Day 12 – 7/9/19
Astute readers will have noticed an absence of drone photos since I crossed into Canada. The reason is that Canada implemented new drone regulations in June, and they don’t offer reciprocity for FAA Part 107 certifications (the US requirement for commercial drone operations, which I have). Canadian citizens can take an online exam for “Basic” drone operations, but they also need a Flight Review for “Advanced” operations. Foreign drone pilots like me would have to request a Special Flight Operations Certificate well in advance of planned flights and identify specific dates and locations for these flights. Unfortunately, I just didn’t know when and where I’d want to fly during my several days in Canada, so this wasn’t going to work. In other words, no drone photos until I get to Alaska.
The morning weather forecast proved to be accurate, and it was cold and rainy when I loaded up the bike.
Given these adverse conditions and with the Scale of Risk foremost in my thoughts, I decided to wear my high-visibility vest. On the way out of Grand Cache, I saw some large wildlife on the side of the road, a bit too close for comfort.
I also noticed a huge power plant and a sign that explained why the locals thought I’d rolled into town like I owned the place.
After about 15 minutes, the fog and rain limited visibility to about 100 feet all around, and I was very glad to have my neon yellow vest.
There were several stretches of roadwork, but I didn’t encounter any significant delays. My timing was actually good, since most of the new pavement appeared to be very fresh, albeit potentially slippery in the rain. The low clouds and rain persisted for the entire two-hour ride into Grand Prairie, where I stopped for gas and some hot chocolate to warm up. Another hour on the road and I was clear of the rain as I crossed into British Columbia.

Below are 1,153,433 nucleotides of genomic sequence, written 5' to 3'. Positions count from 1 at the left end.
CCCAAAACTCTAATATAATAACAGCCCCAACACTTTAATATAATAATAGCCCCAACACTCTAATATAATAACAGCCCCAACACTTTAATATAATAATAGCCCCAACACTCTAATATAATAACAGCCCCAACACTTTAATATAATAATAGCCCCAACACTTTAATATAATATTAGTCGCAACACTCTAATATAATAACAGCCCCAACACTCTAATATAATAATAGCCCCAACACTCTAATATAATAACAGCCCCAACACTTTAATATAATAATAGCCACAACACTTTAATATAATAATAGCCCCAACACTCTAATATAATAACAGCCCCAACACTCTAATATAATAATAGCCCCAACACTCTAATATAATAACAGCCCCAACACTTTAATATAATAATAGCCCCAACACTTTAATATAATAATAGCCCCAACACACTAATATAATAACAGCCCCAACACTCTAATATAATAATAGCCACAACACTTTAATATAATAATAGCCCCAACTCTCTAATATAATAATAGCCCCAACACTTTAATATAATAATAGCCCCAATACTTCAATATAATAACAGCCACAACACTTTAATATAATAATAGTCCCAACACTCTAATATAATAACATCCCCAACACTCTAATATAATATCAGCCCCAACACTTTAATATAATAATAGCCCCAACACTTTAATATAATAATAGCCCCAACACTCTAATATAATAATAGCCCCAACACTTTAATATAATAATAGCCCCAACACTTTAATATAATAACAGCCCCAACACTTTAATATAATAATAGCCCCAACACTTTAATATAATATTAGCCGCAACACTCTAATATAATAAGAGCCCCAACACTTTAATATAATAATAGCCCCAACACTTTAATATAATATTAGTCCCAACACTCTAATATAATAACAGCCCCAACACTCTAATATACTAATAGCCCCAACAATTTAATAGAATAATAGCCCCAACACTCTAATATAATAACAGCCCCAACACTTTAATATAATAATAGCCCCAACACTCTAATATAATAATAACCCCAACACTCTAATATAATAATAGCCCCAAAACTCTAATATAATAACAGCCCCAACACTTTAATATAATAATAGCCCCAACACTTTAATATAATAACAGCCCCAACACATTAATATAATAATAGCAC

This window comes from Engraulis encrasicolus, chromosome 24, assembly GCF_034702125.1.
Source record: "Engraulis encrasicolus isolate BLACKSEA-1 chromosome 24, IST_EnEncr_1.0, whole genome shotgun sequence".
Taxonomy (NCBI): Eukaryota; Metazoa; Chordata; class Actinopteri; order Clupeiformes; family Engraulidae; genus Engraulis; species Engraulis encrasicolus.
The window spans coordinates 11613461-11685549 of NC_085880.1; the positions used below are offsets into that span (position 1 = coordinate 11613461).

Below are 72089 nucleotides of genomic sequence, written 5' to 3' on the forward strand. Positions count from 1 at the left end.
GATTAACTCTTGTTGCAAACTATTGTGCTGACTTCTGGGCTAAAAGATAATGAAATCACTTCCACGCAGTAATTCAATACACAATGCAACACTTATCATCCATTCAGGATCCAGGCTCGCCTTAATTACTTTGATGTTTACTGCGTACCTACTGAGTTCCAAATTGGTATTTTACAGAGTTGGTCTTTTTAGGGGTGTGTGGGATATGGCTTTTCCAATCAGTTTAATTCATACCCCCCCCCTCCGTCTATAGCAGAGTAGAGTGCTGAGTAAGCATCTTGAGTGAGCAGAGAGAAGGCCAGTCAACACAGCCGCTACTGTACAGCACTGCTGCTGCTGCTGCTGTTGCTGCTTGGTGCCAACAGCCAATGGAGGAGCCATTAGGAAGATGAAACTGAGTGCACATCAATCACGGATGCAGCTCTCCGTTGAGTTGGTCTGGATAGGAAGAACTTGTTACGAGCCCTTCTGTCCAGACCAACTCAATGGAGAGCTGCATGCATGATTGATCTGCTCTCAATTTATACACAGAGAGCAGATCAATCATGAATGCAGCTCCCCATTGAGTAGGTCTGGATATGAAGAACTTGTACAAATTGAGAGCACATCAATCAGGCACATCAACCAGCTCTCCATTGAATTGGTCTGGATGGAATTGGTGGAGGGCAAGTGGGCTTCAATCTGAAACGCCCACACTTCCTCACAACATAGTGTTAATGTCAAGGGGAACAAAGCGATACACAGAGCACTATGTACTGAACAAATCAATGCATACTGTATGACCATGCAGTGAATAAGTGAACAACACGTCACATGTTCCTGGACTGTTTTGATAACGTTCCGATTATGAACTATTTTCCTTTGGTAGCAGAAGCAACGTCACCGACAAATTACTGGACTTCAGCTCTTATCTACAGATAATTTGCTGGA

Thirty more minutes of riding put me in Dawson Creek, famous for being Mile 0 of the Alaska Highway. I took the required photos of the two Alaska Highway markers and stopped for lunch at Tim Hortons.
A brief pause for some background about the Alaska Highway: I don’t think I’m going out on a limb by saying that most Americans probably haven’t heard of the Alaska Highway, also known as the Alcan. Of those who have, fewer still are familiar with its history and significance. The idea for an international highway connecting Canada and the US had been around since the 1920s. The enormous cost of actually constructing such a highway, though, proved to be an insurmountable hurdle during the Great Depression. All of that changed with the Japanese attack on Pearl Harbor in 1941, the threat they posed to Alaska and Canada, and the need for an overland supply route and link to airfields. Construction of the 1,387-mile Alaska Highway began in March 1942, and incredibly, was officially completed in October of that same year.